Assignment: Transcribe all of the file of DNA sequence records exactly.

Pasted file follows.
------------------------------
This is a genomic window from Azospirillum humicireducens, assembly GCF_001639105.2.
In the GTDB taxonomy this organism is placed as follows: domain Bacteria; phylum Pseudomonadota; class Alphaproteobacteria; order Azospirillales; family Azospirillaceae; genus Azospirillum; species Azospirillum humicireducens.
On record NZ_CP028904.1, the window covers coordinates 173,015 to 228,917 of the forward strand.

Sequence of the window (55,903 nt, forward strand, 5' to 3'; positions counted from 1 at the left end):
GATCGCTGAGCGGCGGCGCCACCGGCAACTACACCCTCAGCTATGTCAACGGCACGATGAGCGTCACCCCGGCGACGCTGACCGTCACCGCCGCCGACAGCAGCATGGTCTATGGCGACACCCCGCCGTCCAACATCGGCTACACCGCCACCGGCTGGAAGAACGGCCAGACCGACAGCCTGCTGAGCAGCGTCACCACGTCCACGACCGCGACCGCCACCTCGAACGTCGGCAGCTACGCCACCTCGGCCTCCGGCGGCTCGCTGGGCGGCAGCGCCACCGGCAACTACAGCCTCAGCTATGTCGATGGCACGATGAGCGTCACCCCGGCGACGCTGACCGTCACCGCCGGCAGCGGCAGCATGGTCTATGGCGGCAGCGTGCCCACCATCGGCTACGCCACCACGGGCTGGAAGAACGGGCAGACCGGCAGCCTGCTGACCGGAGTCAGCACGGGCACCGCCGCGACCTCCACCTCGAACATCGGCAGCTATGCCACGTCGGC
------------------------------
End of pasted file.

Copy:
This is a genomic window from Azospirillum humicireducens, assembly GCF_001639105.2.
In the GTDB taxonomy this organism is placed as follows: domain Bacteria; phylum Pseudomonadota; class Alphaproteobacteria; order Azospirillales; family Azospirillaceae; genus Azospirillum; species Azospirillum humicireducens.
On record NZ_CP028904.1, the window covers coordinates 173,015 to 228,917 of the forward strand.

Sequence of the window (55,903 nt, forward strand, 5' to 3'; positions counted from 1 at the left end):
GATCGCTGAGCGGCGGCGCCACCGGCAACTACACCCTCAGCTATGTCAACGGCACGATGAGCGTCACCCCGGCGACGCTGACCGTCACCGCCGCCGACAGCAGCATGGTCTATGGCGACACCCCGCCGTCCAACATCGGCTACACCGCCACCGGCTGGAAGAACGGCCAGACCGACAGCCTGCTGAGCAGCGTCACCACGTCCACGACCGCGACCGCCACCTCGAACGTCGGCAGCTACGCCACCTCGGCCTCCGGCGGCTCGCTGGGCGGCAGCGCCACCGGCAACTACAGCCTCAGCTATGTCGATGGCACGATGAGCGTCACCCCGGCGACGCTGACCGTCACCGCCGGCAGCGGCAGCATGGTCTATGGCGGCAGCGTGCCCACCATCGGCTACGCCACCACGGGCTGGAAGAACGGGCAGACCGGCAGCCTGCTGACCGGAGTCAGCACGGGCACCGCCGCGACCTCCACCTCGAACATCGGCAGCTATGCCACGTCGGC